But what about surgery? For starters, if you can afford to throw away $10,000 or more on your ding-a-ling, you should save your cash, invest in diamonds, and lower your expectations. Still, it's pretty much the only way to permanently increase your penis size, if only by an inch or so. But since enlargement surgery really amounts to the cutting of a tendon that keeps part of your penis inside of you, you aren't really getting more dick for your dollar, only more visible dick. And who needs illusion? Besides, the stories of failed operations are gruesome. As Doctors Richard Milstein and Julian Slowinski say in their book The Sexual Male: Problems and Solutions, "Some members of the medical profession, generally regarded as unscrupulous by their colleagues, have advertised that they can increase the length of the penis." Hardly a glowing review.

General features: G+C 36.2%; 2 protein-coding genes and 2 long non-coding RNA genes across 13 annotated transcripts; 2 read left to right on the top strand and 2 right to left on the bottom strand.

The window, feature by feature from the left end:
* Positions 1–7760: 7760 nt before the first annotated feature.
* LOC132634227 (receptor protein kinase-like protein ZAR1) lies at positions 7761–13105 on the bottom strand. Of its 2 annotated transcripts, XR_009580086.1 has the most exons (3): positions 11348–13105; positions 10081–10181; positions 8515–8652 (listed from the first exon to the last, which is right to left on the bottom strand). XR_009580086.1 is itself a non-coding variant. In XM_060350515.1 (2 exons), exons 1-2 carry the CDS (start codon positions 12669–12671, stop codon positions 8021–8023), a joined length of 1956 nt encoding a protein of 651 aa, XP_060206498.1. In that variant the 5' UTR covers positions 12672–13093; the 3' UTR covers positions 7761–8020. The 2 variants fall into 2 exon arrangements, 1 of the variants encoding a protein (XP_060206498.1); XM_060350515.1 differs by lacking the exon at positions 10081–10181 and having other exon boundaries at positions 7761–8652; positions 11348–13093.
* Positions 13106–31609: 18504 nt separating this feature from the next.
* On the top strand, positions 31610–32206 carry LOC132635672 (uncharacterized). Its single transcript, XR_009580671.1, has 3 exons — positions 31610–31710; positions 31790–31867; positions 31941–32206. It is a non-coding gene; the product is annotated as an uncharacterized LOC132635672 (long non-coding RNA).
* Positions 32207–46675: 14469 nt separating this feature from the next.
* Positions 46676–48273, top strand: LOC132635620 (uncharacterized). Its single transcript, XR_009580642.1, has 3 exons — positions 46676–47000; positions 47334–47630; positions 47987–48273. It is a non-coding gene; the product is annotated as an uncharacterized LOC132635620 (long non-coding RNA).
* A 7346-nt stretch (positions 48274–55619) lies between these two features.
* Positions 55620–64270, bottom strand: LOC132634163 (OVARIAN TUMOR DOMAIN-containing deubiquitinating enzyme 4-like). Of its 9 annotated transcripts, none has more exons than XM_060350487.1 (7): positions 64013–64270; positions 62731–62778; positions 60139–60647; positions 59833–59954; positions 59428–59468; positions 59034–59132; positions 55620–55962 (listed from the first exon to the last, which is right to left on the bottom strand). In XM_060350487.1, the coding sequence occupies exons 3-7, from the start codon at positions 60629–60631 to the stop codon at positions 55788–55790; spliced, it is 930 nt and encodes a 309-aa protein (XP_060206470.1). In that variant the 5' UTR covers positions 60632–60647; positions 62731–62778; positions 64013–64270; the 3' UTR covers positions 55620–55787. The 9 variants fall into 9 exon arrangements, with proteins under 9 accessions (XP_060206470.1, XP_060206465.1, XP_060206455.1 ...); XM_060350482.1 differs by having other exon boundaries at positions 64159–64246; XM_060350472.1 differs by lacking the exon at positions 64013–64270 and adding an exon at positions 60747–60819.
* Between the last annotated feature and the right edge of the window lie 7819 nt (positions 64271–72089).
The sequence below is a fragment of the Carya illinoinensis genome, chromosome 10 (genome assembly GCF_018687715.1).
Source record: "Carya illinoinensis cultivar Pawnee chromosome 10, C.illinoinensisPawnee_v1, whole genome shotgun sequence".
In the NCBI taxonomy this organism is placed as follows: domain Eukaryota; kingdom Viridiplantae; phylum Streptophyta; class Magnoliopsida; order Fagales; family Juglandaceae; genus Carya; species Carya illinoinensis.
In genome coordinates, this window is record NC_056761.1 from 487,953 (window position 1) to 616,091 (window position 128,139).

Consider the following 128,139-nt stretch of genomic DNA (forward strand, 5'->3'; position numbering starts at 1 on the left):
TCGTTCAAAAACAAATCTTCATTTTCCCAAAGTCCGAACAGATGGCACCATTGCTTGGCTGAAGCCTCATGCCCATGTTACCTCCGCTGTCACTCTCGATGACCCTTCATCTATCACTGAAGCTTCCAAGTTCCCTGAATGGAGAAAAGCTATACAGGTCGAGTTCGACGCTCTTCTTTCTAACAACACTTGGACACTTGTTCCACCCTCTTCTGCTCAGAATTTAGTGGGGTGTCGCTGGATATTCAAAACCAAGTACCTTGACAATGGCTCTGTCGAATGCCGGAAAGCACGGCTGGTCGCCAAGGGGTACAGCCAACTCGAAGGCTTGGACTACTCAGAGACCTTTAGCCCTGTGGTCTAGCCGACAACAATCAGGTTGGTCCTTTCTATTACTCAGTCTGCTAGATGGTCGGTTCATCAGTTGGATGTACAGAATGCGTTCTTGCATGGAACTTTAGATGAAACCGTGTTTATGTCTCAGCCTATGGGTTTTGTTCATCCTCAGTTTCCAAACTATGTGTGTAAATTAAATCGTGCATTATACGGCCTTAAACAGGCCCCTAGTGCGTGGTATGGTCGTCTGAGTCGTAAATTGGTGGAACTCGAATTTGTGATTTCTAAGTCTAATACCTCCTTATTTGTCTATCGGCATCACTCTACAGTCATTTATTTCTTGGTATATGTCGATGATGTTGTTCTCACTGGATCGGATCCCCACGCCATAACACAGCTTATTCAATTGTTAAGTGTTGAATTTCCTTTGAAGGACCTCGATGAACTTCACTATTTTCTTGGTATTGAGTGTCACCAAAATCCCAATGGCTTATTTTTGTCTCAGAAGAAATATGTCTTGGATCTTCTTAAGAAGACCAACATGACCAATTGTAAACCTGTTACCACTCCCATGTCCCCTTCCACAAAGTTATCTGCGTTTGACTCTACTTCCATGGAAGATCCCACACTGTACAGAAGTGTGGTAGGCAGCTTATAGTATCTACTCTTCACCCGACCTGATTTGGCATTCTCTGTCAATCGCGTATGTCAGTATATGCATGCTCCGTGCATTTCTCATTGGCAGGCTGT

Concerning injections of fat from other parts of the body into the penis for that all-important extra width, I refer you to Milstein and Slowinski. They claim that, after the fatty deposits have settled, a penis can look like a "misshapen kielbasa." Pepperoni, anyone?
Now, friends, join with me. Go open your e-mail inbox. Press delete. Repeat as necessary. You'll be a better man for it.
by Mary Cashiola
Everybody's doing it. Really.
Last year, 17 million people checked it out, making it one of the most lucrative enterprises in paid Internet content. And it's not horny housewives, not Russian brides, not teenage sluts. It's not porn at all.